Tunisian aijjah is the North African version of a frittata, though it's really more like scrambled eggs. It's generally served with a traditional North African spicy sauce called harissa, which I also made.
I made the harissa first, because it's used in the aijjah recipe. To make, you need a ton of different kinds of chilies with different levels of spiciness. I used New Mexico, ancho, and arbol chilies. These have their stems and seeds removed and are left to soak in hot water for at least a half an hour. When you return to them, open the chillies and remove their softened pulp with a spoon. It's a messy process, and if you have a paper cut, as I did, it will sting like crazy. You then might put your cut finger in your mouth to quell the pain only to have your mouth on fire. Such is working with chilies.
While the chilies were softening, I roasted coriander seeds and cumin (the actual recipe calls for cumin seeds, but I didn't have them) and then put them in a mortar to combine with salt and garlic. Once these were all pounded together, I added the chili pulp and olive oil. Ta da! Harissa.
To make the aijjah, sauté diced new potatoes in olive oil until they have softened.
Grind together salt and garlic (and caraway seeds if you have them, which I didn't) to make a gritty paste. Combine tomato puree (there was zero explanation about how to arrive at said puree, so I just food processed a tomato and assumed that would do the trick) with warm water, and combine this with some harissa and the garlic mixture.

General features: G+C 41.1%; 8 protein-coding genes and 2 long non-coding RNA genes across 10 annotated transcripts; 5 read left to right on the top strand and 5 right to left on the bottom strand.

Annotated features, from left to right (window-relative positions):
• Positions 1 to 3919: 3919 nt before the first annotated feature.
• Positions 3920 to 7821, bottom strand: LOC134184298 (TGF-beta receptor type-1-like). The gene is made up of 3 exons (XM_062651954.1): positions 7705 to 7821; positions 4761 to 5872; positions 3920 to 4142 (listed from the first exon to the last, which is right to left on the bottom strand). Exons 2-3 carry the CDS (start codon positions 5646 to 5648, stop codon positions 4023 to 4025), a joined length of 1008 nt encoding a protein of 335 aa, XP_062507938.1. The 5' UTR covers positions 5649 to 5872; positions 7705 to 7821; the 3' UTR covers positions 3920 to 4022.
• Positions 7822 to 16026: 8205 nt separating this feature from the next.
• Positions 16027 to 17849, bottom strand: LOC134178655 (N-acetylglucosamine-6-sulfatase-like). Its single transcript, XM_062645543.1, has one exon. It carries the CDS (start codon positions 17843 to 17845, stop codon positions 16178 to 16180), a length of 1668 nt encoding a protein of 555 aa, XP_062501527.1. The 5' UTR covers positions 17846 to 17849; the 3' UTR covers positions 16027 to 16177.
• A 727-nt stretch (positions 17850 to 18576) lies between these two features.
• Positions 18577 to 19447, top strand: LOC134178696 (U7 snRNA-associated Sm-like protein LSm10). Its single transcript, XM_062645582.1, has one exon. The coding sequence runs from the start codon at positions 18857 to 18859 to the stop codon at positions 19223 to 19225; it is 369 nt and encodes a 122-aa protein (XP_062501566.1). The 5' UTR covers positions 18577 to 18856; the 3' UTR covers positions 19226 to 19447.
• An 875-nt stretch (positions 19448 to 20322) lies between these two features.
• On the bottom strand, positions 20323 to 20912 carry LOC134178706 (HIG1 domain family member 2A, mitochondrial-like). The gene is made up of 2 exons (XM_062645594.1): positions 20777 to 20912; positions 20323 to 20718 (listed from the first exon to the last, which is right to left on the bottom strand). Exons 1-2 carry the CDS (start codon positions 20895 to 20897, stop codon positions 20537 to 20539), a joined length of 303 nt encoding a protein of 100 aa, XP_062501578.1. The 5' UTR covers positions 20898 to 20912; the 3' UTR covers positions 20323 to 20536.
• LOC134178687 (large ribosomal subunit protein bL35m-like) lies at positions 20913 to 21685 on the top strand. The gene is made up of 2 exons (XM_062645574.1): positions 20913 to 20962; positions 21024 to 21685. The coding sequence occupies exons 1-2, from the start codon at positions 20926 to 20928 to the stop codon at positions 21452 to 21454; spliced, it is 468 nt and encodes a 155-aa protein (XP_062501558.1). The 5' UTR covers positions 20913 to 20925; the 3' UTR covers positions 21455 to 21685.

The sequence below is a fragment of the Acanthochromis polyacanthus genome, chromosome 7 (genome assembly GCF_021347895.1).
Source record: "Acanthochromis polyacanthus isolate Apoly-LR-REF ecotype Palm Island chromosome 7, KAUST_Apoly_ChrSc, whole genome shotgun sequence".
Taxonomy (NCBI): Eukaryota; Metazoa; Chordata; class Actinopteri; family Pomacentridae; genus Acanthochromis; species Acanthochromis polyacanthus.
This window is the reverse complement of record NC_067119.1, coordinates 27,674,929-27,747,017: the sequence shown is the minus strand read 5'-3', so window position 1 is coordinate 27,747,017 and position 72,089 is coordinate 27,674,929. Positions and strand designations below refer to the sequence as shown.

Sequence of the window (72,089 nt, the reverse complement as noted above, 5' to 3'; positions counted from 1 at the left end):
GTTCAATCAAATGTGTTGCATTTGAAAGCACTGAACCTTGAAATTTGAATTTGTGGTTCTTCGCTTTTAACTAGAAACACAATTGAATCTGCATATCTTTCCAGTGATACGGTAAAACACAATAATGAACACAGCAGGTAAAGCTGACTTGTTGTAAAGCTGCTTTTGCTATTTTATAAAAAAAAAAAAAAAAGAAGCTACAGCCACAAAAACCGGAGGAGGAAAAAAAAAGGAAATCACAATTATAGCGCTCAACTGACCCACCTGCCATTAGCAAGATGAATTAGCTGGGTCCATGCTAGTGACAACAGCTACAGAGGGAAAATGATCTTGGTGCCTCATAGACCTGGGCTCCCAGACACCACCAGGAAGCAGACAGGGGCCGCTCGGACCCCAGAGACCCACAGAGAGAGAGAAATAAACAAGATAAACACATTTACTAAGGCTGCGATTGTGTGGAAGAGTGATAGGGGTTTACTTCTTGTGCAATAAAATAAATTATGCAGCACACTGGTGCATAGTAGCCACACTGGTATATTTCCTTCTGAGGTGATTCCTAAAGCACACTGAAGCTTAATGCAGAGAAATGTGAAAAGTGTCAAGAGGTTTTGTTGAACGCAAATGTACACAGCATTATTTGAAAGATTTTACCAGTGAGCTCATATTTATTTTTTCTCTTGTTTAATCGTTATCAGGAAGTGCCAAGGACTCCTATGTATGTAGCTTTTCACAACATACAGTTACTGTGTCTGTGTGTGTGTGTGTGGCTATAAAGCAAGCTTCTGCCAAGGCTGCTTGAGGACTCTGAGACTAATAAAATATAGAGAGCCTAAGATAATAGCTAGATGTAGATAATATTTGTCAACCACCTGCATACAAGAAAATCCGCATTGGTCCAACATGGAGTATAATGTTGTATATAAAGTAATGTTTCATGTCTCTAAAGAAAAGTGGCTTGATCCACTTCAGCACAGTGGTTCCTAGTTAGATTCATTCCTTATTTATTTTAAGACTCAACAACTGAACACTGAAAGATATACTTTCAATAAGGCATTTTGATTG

Stir this in with the potatoes and continue cooking until all the liquid has been absorbed or reduced to a red sauce covering the veggies.
In a large bowl, beat eggs together and then stir in the potatoes. Put this all back on the stove and cook in pretty much the same way you would make scrambled eggs.
According to the cook book, Tunisians will add another spoonful of harissa to their aijjah, so we did too. We also gave ourselves a spoonful of sour cream, because we're not Tunisian, we're American. Southern, even.
So, make both of these. We definitely will again. Also, the harissa keeps well in the fridge, and is good on meats, veggies, and even just on bread.
ancho chillies -- $4.99 (2 left)
New Mexico chillies -- $4.99
arbol chillies -- $4.99 (lots and lots left)
Total Cost for Harissa: $14.97 (with plenty left for other recipes)
potatoes -- $1.83
eggs --$1.68 (I got a 12 pack but only used 4)
Total Cost of Tunisian Aijjah with Spicy Potatoes: $3.51 (one serving left)